Is carefully assessing every company-sized military operation really a good use of the president’s time? Is there no way to set policy parameters that provide the commander in chief’s intent? Does the time lag of presidential approval reduce the operational effectiveness of the raids? Does having approval held at such a high level send a message of caution to our ranks or prejudice the case against approval? Might it suggest to our allies and to our adversaries that we are only hesitatingly committed to winning the war we are fighting?
Trump passing the buck was unseemly. In the military, it is axiomatic that a commander may delegate authority but not responsibility. That is, you can give to subordinates the latitude to take action, but you cannot evade responsibility for the actions your subordinates take. The same ought to hold for our commander in chief.
But this would be just one of many norms of American political life Trump casually waives off. The American military has broad enough shoulders to defend its own judgments and a much higher level of public trust than the president — or any other elected official, for that matter. Research conducted for my recent book (co-edited with Mattis), Warriors and Citizens: American Views of Our Military, indicates that the American public has outsourced its approval on military issues to the military itself. In that regard, Trump is actually no different than other political leaders in hiding behind uniforms to justify his policy choices.
The most important thing to consider is that we clearly want our Gulf allies to win the war in Yemen. The Obama administration sent confusing signals on that count, not only “leading from behind” but seeming to give allies just enough support for them not to lose but never enough for them to win. What it told allies is that we would only support them when there was little cost to our involvement — they could not count on us. Obama’s careful parsimony allowed al Qaeda to continue sinking roots in Yemen while emboldening Iran. It discouraged allied efforts to combat threats in their neighborhood and caused them to question our commitment to their security. And it signaled to our service members that they needed to avoid taking risks, even though we were putting them in danger.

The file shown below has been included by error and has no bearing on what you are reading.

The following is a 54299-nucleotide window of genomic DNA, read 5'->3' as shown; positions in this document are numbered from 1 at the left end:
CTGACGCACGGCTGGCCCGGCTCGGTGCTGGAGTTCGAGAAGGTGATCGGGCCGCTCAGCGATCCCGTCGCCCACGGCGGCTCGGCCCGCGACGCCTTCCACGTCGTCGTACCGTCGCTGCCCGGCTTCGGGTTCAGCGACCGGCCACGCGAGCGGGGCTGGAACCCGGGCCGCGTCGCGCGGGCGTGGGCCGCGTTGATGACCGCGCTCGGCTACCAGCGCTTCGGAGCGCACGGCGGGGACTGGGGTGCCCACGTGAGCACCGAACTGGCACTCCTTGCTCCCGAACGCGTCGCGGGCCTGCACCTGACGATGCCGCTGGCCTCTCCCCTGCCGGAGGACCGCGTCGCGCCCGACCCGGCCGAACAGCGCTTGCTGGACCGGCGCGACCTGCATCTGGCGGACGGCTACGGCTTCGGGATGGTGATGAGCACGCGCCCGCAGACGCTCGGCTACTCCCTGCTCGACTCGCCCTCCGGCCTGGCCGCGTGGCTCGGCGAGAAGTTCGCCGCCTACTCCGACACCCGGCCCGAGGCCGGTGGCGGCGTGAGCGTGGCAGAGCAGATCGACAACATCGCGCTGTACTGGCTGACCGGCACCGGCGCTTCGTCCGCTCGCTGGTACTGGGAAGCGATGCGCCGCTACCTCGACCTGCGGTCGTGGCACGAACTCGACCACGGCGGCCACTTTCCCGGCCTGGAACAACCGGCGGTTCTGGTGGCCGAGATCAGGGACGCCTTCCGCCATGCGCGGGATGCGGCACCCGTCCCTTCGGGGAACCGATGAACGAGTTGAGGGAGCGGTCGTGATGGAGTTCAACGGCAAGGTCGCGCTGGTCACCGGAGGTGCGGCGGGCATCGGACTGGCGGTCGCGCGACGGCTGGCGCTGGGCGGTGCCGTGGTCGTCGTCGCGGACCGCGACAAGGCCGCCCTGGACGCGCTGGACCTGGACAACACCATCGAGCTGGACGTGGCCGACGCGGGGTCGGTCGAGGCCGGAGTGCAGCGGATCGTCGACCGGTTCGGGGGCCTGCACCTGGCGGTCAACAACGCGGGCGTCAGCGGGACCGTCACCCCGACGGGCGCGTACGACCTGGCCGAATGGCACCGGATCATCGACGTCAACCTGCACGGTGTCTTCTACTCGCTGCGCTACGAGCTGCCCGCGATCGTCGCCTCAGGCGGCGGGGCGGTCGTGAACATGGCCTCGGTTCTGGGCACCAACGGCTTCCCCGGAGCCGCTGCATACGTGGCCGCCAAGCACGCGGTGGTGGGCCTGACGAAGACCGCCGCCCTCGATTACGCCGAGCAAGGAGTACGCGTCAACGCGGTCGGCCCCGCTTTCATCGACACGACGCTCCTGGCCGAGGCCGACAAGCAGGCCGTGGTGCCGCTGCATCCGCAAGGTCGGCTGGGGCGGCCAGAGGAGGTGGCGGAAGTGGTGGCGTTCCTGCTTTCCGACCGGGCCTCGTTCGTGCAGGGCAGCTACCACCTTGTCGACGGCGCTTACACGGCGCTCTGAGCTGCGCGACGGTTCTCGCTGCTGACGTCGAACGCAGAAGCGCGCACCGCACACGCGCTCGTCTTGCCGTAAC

Even if the raid turns out to have been of questionable value, not every operation succeeds in war. Soldiers die, civilians die. Approving the raid sent an important message to our military forces, to our allies, and to our enemies that the new administration is serious about the wars we are fighting. We should let that message stand.
Correction: An earlier version of this article claimed that the Yemen operation had been briefed to President Obama and conditionally approved, pending suitable conditions. In fact, former Obama administration officials with knowledge of these events say that the Department of Defense requested general authority for raids in Yemen, but that President Obama was neither briefed on this specific raid nor approved it.